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Universal Inc. v. Commissioner of Internal Revenue.

February 8, 1940

UNIVERSAL, INC.,
v.
COMMISSIONER OF INTERNAL REVENUE.



Petition for Review of Decision of the United States Board of Tax Appeals.

Author: Evans

Before EVANS, MAJOR, and KERNER, Circuit Judges.

EVANS, Circuit Judge.

This appeal is from a decision of the Board of Tax Appeals approving the action of the Commissioner who found that petitioner was liable for a deficiency income tax for the year 1934.

Petitioner is and was an Illinois corporation engaged in the manufacture and sale of storage batteries and parts, and, during the years 1920 to 1923, inclusive, was subjected to a Federal excise tax, under section 900 of the Revenue Acts of 1918 and 1921 (40 Stat. 1122; 42 Stat. 291), upon its sales of storage batteries. Petitioner collected the amount of such excise taxes from its customers who purchased its batteries. It did not include as income nor deduct as taxes paid, the said amounts, and insisted it was not subject to said tax and its payments were made under protest. It brought suit in the Court of Claims to recover the amount of taxes paid and obtained judgment thereon, pursuant to which a refund in the amount of $25,583.84, was made to it in the fiscal year ending June 30, 1934. The refund payment was made by virtue of a judgment of the Court of Claims, Universal Battery Co. v. United States, 3 F.Supp. 878, affirmed on appeal by the Supreme Court, 291 U.S. 672, 54 S. Ct. 457, 78 L. Ed. 1061. Petitioner did not include this amount in its taxable income for the year 1934, and the Commissioner assessed a deficiency based thereon. Thus this controversy arose.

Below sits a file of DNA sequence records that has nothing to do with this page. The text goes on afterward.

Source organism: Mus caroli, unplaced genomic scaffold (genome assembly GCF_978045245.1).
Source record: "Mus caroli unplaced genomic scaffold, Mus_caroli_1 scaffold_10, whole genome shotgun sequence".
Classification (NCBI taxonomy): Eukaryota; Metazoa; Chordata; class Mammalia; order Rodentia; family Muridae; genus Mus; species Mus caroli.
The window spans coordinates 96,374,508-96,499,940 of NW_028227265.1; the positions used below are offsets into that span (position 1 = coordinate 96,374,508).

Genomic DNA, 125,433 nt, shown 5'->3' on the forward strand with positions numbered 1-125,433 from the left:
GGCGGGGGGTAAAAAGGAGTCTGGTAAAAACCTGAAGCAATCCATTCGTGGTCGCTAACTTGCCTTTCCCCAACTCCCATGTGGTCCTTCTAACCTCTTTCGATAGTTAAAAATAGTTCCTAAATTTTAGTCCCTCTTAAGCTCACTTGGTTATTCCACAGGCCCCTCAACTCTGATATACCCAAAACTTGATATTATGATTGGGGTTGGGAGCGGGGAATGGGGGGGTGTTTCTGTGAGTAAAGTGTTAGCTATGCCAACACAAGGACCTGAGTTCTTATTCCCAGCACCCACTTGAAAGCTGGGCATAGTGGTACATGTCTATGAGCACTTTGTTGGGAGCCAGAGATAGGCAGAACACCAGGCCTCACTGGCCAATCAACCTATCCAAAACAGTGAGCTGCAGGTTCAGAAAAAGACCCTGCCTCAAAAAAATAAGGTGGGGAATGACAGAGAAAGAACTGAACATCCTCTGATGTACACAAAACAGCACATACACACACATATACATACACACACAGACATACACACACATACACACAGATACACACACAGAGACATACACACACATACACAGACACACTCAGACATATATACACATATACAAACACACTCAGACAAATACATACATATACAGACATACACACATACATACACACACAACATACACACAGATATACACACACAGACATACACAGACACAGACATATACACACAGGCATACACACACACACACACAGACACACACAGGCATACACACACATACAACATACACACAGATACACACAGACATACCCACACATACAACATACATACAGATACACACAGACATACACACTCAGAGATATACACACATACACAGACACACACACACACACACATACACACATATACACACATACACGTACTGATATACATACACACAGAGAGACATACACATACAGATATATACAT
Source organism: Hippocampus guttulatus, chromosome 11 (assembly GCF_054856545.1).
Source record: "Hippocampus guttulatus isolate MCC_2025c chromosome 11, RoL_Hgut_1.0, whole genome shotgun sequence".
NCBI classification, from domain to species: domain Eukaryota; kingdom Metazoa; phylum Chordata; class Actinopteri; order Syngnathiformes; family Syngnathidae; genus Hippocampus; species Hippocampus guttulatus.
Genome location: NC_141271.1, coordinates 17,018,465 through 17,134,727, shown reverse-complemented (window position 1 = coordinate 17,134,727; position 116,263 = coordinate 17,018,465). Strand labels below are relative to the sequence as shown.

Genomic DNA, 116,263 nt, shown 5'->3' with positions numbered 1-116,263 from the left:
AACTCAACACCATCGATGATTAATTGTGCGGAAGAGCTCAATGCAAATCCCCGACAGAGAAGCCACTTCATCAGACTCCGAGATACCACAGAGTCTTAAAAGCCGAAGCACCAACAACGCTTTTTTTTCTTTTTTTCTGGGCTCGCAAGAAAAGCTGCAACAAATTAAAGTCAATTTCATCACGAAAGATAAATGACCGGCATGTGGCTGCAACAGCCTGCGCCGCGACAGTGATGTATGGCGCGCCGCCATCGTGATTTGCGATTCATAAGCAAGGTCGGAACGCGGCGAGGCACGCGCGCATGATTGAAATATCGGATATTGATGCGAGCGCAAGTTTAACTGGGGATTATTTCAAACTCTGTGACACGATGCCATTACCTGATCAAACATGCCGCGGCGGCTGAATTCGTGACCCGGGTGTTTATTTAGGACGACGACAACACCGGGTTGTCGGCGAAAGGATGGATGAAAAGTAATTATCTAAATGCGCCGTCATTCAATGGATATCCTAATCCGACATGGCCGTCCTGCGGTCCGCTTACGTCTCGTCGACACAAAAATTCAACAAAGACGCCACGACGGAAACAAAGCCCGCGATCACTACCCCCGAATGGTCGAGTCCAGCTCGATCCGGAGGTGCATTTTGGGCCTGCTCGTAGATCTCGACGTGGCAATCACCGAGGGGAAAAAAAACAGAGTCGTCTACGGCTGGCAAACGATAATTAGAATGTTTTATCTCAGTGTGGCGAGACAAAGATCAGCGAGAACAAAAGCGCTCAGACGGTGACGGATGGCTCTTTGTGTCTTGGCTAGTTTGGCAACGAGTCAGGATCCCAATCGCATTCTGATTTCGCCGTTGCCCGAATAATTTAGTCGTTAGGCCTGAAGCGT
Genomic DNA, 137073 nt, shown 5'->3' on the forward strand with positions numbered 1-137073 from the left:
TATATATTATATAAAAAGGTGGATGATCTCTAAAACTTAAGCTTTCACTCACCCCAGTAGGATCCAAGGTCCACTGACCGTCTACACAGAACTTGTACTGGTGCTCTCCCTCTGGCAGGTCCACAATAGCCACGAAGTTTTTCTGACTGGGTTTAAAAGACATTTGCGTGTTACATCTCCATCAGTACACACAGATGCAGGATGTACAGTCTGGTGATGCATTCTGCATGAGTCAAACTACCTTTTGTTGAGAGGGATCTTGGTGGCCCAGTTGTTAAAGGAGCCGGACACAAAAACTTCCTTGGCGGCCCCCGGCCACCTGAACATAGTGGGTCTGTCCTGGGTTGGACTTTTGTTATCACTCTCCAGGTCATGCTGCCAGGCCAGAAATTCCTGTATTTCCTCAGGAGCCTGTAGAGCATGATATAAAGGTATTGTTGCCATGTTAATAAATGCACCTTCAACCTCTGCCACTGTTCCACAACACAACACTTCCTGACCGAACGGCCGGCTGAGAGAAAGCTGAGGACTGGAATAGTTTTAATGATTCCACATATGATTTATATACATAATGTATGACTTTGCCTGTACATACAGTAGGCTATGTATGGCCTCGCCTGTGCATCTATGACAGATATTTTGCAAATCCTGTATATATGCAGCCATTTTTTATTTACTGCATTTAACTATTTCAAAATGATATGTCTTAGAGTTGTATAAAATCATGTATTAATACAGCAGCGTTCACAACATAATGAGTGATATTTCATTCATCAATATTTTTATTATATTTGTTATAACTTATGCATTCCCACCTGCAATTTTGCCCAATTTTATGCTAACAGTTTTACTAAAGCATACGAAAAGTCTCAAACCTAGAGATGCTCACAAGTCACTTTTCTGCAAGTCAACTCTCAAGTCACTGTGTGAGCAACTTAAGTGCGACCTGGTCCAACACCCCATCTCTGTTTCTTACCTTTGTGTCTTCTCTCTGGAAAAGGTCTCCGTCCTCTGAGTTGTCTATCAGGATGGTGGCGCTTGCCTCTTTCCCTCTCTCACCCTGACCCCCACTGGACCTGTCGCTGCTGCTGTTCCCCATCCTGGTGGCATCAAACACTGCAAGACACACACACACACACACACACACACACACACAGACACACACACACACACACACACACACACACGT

The amount paid to petitioner was by it retained. Any claims for refunds, by customers to whom it sold batteries, were barred by the statute of limitations. Like wise any claims for tax assessment by the Government for the years 1920 to 1923 inclusive, were barred by the statute of limitations.

Our question is: Is a taxpayer who has paid excise taxes on storage batteries in prior years and in 1934, recovered from the Government all such sums so paid, because illegally assessed, liable under the Revenue Act of 1932 ( § 22, 26 U.S.C.A. § 22) for income taxes thereon for the year (1934) when the refunds were received?

The law is pretty well settled that: (a) Refunds of taxes erroneously and illegally collected constitute taxable income. Nash v. Commissioner, 7 Cir., 88 F.2d 477.(b) The amount of such refunds should be included in taxpayer's income for the year in which received. Burnet v. Sanford & Brooks Co., 282 U.S. 359, 51 S. Ct. 150, 75 L. Ed. 383; Chicago, R.I. & P. Ry. Co. v. Commissioner, 7 Cir., 47 F.2d 990.

The order of the Board of Tax Appeals is affirmed.

19400208

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